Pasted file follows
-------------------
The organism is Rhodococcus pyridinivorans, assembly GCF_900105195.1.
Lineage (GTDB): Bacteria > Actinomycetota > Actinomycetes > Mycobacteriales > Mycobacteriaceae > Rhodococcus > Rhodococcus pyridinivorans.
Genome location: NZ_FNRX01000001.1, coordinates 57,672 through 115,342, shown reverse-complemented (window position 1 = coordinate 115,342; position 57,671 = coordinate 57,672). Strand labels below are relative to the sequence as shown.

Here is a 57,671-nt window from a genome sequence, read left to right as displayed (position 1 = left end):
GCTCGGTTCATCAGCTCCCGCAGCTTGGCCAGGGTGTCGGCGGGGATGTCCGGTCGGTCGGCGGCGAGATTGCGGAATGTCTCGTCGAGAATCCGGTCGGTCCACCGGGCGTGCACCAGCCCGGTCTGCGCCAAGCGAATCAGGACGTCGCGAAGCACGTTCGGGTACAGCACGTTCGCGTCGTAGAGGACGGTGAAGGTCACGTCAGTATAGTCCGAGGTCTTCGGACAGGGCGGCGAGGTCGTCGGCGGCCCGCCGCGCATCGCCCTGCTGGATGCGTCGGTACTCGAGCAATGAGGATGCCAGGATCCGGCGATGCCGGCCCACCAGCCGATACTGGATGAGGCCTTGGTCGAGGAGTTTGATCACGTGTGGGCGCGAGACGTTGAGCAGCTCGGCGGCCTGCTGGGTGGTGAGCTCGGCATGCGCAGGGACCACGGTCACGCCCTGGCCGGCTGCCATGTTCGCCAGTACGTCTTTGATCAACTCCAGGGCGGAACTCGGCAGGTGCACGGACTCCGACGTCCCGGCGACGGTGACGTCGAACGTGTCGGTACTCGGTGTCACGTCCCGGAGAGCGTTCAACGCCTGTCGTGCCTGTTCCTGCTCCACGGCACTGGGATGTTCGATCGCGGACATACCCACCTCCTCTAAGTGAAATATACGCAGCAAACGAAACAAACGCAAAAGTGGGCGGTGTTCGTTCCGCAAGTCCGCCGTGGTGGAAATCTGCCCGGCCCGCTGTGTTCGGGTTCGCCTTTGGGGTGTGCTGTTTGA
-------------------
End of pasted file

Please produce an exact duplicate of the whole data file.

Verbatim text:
The organism is Rhodococcus pyridinivorans, assembly GCF_900105195.1.
Lineage (GTDB): Bacteria > Actinomycetota > Actinomycetes > Mycobacteriales > Mycobacteriaceae > Rhodococcus > Rhodococcus pyridinivorans.
Genome location: NZ_FNRX01000001.1, coordinates 57,672 through 115,342, shown reverse-complemented (window position 1 = coordinate 115,342; position 57,671 = coordinate 57,672). Strand labels below are relative to the sequence as shown.

Here is a 57,671-nt window from a genome sequence, read left to right as displayed (position 1 = left end):
GCTCGGTTCATCAGCTCCCGCAGCTTGGCCAGGGTGTCGGCGGGGATGTCCGGTCGGTCGGCGGCGAGATTGCGGAATGTCTCGTCGAGAATCCGGTCGGTCCACCGGGCGTGCACCAGCCCGGTCTGCGCCAAGCGAATCAGGACGTCGCGAAGCACGTTCGGGTACAGCACGTTCGCGTCGTAGAGGACGGTGAAGGTCACGTCAGTATAGTCCGAGGTCTTCGGACAGGGCGGCGAGGTCGTCGGCGGCCCGCCGCGCATCGCCCTGCTGGATGCGTCGGTACTCGAGCAATGAGGATGCCAGGATCCGGCGATGCCGGCCCACCAGCCGATACTGGATGAGGCCTTGGTCGAGGAGTTTGATCACGTGTGGGCGCGAGACGTTGAGCAGCTCGGCGGCCTGCTGGGTGGTGAGCTCGGCATGCGCAGGGACCACGGTCACGCCCTGGCCGGCTGCCATGTTCGCCAGTACGTCTTTGATCAACTCCAGGGCGGAACTCGGCAGGTGCACGGACTCCGACGTCCCGGCGACGGTGACGTCGAACGTGTCGGTACTCGGTGTCACGTCCCGGAGAGCGTTCAACGCCTGTCGTGCCTGTTCCTGCTCCACGGCACTGGGATGTTCGATCGCGGACATACCCACCTCCTCTAAGTGAAATATACGCAGCAAACGAAACAAACGCAAAAGTGGGCGGTGTTCGTTCCGCAAGTCCGCCGTGGTGGAAATCTGCCCGGCCCGCTGTGTTCGGGTTCGCCTTTGGGGTGTGCTGTTTGA